teachers, and staff in grades k through 12, wear masks. earlier this mornling, cdc director told us that vaccinated people are able to spread the delta variant, leading to the change in guidance. >> if you're vaccinated and one of those rare breakthrough infections, you have the capacity to pass it to someone else. that's new. we thought it was important for vaccinated people to understand. >> again she says it's rare but can happen. the highly infectious delta variant is fuelling the surge in cases. there have been about 400,000 new covid cases in the past week and nearly 35,000 new hospitalizations. breaking overnight from the tokyo olympics, simone biles, one of the most high profile u.s. athletes of all time has withdrawn from another competition, siting mental
health concerns. she announced she's not competing tomorrow in the women's all-around competition, where she's the defending champion. she withdrew from the team competition yesterday. this is another huge decision for biles. >> reporter: it really is, especially given how much time and effort biels and all these athletes put into training for the games. she had already qualified in first place and won gold back in rio 2016. biles' decision came shortly after she pulled out of the team finals after an uncharacterestically poor vault. >> i just never felt like this going into a competition before. i tried to have fun and warm up in the back went a little better but once i came out here i was like no. mental's not there. so, i need to let the girls do it and focus on myself.
>> she sounds very sure of the decision there. in a statement, u.s.a. gymnastics said we whole heartedly support her decision and applaud her bravery in prioritizing her well being. her courage shows. the gold medalist said the news of biles' mental health, quote, broke his heart. unclear if she'll return for any of the other individual events she's already qualified for. >> simone biles' decision is intensifying a decision about mental health in sports, especially on the world stage. three-time olympic gymnast, dominic dawes knows what it's like to be in the spotlight. she helped the team win the gold medal, earning the nickname, the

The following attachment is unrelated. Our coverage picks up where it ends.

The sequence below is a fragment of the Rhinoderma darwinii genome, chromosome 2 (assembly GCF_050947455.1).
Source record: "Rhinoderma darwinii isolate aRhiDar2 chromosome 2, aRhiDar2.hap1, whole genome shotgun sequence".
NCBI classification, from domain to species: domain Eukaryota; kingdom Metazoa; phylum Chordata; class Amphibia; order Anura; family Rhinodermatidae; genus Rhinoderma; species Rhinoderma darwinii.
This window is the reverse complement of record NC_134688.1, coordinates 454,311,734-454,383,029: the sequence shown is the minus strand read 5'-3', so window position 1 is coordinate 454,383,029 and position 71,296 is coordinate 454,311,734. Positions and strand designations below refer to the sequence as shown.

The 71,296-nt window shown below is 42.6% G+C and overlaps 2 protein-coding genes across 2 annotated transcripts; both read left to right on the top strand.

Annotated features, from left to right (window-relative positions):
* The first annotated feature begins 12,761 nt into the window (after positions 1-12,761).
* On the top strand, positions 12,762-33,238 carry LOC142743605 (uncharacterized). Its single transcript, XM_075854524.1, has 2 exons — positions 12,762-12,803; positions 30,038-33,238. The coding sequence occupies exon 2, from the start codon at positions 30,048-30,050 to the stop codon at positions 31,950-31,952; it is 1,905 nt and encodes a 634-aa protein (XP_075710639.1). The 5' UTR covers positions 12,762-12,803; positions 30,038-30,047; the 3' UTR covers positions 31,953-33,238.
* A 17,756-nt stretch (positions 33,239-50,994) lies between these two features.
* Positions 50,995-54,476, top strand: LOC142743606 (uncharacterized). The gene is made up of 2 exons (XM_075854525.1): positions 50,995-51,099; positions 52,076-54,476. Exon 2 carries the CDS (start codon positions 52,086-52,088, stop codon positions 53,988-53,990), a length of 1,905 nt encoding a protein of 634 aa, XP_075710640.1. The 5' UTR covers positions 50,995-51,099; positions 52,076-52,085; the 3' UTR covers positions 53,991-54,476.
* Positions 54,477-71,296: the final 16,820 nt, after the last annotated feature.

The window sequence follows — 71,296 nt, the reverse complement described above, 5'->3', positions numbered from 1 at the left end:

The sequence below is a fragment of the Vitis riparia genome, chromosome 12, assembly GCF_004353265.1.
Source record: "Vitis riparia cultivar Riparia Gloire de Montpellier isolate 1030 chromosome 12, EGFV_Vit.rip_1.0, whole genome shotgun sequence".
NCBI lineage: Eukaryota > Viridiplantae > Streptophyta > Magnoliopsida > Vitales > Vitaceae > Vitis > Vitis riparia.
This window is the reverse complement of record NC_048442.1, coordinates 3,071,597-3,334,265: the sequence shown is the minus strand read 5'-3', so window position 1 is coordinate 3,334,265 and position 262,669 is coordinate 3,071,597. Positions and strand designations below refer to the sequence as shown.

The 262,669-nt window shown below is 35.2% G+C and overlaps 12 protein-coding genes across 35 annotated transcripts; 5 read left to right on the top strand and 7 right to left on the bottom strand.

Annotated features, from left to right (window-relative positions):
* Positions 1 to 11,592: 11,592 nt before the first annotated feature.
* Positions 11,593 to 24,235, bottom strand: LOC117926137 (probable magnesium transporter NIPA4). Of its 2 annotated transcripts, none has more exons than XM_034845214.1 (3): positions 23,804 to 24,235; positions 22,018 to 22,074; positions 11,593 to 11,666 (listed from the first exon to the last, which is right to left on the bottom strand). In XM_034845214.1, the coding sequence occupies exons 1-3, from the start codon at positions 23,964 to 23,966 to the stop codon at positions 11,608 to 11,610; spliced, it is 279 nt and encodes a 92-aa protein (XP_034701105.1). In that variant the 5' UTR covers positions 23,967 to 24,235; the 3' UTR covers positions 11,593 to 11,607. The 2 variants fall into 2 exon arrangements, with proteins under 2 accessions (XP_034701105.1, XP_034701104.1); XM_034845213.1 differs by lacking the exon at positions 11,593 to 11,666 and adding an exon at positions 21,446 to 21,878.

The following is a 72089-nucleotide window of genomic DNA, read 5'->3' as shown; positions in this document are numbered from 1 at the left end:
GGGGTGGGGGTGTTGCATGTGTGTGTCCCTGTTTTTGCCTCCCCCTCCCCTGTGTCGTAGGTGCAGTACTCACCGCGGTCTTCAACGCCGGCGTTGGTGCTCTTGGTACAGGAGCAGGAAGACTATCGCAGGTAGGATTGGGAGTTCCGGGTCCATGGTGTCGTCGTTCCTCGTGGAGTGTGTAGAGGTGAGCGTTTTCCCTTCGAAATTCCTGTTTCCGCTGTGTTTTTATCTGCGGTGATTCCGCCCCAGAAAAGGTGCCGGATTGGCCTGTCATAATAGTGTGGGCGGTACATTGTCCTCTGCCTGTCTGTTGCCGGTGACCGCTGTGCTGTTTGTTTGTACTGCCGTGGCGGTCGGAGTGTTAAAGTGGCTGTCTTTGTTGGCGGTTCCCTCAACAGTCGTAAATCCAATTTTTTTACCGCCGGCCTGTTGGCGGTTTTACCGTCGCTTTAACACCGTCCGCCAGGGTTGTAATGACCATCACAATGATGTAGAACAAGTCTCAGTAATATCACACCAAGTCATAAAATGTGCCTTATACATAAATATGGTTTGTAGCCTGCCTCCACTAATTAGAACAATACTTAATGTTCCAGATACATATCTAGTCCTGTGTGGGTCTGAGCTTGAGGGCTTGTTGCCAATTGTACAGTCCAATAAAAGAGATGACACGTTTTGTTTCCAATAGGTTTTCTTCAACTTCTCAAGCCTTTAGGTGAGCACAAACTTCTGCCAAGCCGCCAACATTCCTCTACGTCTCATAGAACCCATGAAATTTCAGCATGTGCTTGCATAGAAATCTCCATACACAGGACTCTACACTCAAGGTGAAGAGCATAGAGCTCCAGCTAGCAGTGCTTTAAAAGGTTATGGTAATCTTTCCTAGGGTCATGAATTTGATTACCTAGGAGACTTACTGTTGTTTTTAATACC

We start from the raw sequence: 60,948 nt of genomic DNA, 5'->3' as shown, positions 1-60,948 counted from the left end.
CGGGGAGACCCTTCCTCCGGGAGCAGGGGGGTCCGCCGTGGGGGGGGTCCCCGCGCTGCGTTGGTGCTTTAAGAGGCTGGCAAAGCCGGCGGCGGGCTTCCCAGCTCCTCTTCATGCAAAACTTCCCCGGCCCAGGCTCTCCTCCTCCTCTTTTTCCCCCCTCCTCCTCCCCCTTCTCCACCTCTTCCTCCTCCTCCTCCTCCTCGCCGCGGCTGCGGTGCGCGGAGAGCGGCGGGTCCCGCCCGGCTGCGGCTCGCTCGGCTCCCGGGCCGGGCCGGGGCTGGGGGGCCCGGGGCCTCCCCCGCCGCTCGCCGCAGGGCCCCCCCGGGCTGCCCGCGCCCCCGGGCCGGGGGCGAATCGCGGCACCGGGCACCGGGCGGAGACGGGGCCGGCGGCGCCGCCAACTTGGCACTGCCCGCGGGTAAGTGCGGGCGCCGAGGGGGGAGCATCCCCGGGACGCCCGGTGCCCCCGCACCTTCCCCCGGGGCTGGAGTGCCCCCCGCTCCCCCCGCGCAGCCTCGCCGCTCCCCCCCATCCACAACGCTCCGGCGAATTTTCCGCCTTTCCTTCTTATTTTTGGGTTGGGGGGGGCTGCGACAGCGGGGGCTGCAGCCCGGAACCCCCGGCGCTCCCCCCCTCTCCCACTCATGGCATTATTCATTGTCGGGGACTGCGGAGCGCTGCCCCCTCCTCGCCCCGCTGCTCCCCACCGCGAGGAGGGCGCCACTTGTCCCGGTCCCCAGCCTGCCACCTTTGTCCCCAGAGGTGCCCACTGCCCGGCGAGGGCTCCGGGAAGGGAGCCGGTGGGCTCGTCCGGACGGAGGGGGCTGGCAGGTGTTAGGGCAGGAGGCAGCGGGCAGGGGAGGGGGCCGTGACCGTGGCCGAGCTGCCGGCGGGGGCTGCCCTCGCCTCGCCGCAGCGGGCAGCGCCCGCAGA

magnificent seven. so good to see you. and you had to face your own obstacles at that time. you're the first african-american individual medal winner in artistic gymnastics. you have to, in some ways, i'm guessing, relate to what simone biles is going through. were you shocked of the news is that she pulled out? >> i can relate wholeheartedly. i remember stepping out before the 1996 olympic games and having an emotional breakdown, just feeling all the pressure that team u.s.a. felt from need tooling make history. so, when i awoke to learn she pulled out of the competition, i did not think it was mental issues. i thought it was for an injury. then when i heard it was a decision she made after having a mental block, i could relate to that because i had a lot of mental blocks. i commend her for listening to her inner voice and doing what's
best for simone biles. we're trained to be robots. we don't listen to our inner voice. er for it's been muted. i love the fact she listened to herself and did what's best for her mental health as well as ward off any possible injuries. >> what did you hear when she said she felt the whole weight of the world on her shoulders. my heart went out to her knowing she was feeling such tremendous pressure. >> the sport of gymnastics is filled with a great deal of intimidation and pressure. for her, the goat, the greatest of all time, doing an interview with a goat, i was like that's enough and very ballsy. but she's human. she's going to feel, hurt, be wounded and now, as a mother of four and standing in my own gymnastics gym in maryland,